In accordance with the principles set forth above, as well as the directive of Mr. Justice Clark, sitting by designation, in United States v. Rattenni, 480 F.2d 195 (2 Cir. 1973), that the Court ask each juror individually whether the extrajudicial matter which allegedly came to the jury's attention biased or prejudiced that juror in any fashion against the defendant, this Court directed that a post-trial evidentiary hearing be conducted concerning the matters contained in defendant's motion. In advance of such hearing, the attorney for the Government conceded as true for purposes of the motion each and every allegation of the moving affidavits except for that which asserted improper conduct and prejudice on the part of several jurors as the result of their having read a newspaper account directed at Masiello's failure to testify at trial.
The Court is of the view that the attorney for the Government correctly conceded the points which he did. These allegations, at best, demonstrate violations of the Court's sequestration order either by the members of the jury or the marshals assigned to supervise the panel. However, accepting these assertions as true, the Court is unable to perceive one scintilla of prejudice inuring to the defendant as a result. Defendant wholly failed to show that at the point in time that the case was given to the panel for its deliberations, any juror was intoxicated, fearful or otherwise incapacitated or unable to discharge his or her duties by incidents which had occurred during the sequestration. In short, Brasco has failed to sustain the initial burden of alleging any prejudice as a consequence of these incidents.
At the hearing which was conducted by the Court with regard to the allegation of prejudice to the defendant as a result of the "Masiello newspaper article" (the article in question is said to have discussed the refusal of Masiello to testify at trial and is alleged to have given the reason therefore as his concern over the health of his wife and the consequences that his giving testimony would have upon her),
ten of the trial jurors were present and gave testimony under oath. In addition, one juror, Mrs. Anderson, was interviewed by the Court via telephone, as she was at that time visiting her son in Iowa and, another juror, Mr. Aponte, was interviewed by the Court subsequent to the completion of the evidentiary hearing but prior to the filing of this memorandum.
Brasco raised the issue concerning the "Masiello newspaper report" by means of the affidavit of Dominick Barbarino, submitted in support of the motion.
. . . Marie Purpo stated that during the course of the trial she had occasion to be in one of the recreation rooms at the Skyline Motel, at approximately 1:00 A.M., at which time she was approached by a fellow juror, Edward Hutton. Hutton then showed her a newspaper article from The New York Post. (Hutton told her that he had read the entire article). She then told me that she read a portion of the article and that it stated, in words or substance, that John Masiello had refused to testify at the Brasco trial because he feared that by testifying he would place his wife's life in jeopardy. She further stated that she and Mr. Hutton ripped the article out of the newspaper and flushed it down the toilet. Marie Purpo described said article as being a long, thin article. She further advised me that the following morning she and Mr. Hutton told Marshal Bob White what had happened regarding the newspaper article and that she was unaware of what, if any, action Mr. White took upon receiving the information.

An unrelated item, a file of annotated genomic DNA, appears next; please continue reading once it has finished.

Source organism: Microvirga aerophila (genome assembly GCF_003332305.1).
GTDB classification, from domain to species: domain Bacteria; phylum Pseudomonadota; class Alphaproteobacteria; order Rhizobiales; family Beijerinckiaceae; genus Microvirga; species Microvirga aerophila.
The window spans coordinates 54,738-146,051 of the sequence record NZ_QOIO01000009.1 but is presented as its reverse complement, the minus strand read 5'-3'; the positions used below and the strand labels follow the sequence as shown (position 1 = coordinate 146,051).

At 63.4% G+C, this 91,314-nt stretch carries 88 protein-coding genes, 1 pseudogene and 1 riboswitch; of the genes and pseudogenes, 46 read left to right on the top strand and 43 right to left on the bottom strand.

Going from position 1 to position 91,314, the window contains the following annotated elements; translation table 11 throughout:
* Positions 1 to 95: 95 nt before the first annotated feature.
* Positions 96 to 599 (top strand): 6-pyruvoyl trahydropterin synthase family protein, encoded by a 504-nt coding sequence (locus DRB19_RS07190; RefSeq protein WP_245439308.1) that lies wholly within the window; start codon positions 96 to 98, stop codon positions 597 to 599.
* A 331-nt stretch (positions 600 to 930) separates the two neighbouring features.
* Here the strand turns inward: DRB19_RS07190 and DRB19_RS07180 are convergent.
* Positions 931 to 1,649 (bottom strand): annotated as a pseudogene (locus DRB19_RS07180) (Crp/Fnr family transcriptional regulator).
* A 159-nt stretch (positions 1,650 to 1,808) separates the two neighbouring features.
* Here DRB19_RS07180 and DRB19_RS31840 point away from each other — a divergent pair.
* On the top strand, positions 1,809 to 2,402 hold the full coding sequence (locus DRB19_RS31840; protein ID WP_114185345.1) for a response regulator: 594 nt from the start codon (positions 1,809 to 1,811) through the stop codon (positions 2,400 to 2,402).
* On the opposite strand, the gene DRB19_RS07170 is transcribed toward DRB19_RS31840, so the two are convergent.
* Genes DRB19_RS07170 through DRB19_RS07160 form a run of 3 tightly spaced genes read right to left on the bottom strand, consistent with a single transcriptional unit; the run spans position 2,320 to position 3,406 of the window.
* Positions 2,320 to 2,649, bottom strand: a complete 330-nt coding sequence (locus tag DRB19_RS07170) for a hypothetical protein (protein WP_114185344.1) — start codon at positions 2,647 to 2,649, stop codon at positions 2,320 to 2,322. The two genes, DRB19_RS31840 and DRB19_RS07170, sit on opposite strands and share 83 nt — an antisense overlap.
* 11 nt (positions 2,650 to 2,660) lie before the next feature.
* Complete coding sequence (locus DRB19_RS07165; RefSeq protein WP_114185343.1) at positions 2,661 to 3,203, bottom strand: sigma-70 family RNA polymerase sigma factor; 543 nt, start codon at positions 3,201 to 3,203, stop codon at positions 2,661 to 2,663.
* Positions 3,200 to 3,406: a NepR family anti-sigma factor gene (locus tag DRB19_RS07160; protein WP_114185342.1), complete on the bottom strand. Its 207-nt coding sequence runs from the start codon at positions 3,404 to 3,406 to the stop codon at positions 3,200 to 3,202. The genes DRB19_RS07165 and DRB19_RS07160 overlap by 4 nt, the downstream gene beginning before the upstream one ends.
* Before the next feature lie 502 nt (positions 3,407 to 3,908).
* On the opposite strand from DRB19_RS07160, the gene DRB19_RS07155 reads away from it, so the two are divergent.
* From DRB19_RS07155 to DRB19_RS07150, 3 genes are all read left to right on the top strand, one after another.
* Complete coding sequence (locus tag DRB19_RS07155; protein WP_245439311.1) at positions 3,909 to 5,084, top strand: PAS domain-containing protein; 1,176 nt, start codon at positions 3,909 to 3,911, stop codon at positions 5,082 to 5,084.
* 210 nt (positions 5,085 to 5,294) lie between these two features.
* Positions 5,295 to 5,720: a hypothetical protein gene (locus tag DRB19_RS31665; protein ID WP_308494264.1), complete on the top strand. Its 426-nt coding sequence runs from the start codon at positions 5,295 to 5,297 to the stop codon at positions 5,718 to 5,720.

Barbarino Affidavit at 4-5. The issue thus framed, each juror was questioned individually concerning the newspaper incident.
The two principal "offenders" according to Barbarino, Miss Purpo and Mr. Hutton, both testified under oath and each denied the essential elements of Barbarino's account. Miss Purpo testified unequivocally that she did not, at any time, read the substance of the newspaper account.
This testimony is corroborated by a statement made by Juror Purpo during a telephone conversation with Mr. Barbarino, which was taped by Barbarino without Purpo's knowledge or consent. (Tr. at 232-36)
The following questions of the Court and responses by Miss Purpo are instructive:
Q. Miss Purpo, at any time from the time that you heard the charge from the Court and you went into the jury room and you deliberated until the time that you came up with a verdict, was there anything in your own mind which in any way you feel was affected by the fact that you had seen this article?
A. No, sir. Definitely not.
Q. And your judgment was not in any way affected by the fact that you had seen and torn up this article, or whoever tore it up, and flushed it down in the bathroom, wherever it was?
Q. Was it any part of your judgment or in the deliberations did you take this into consideration at all in any shape or fashion?
A. It was forgotten, Judge.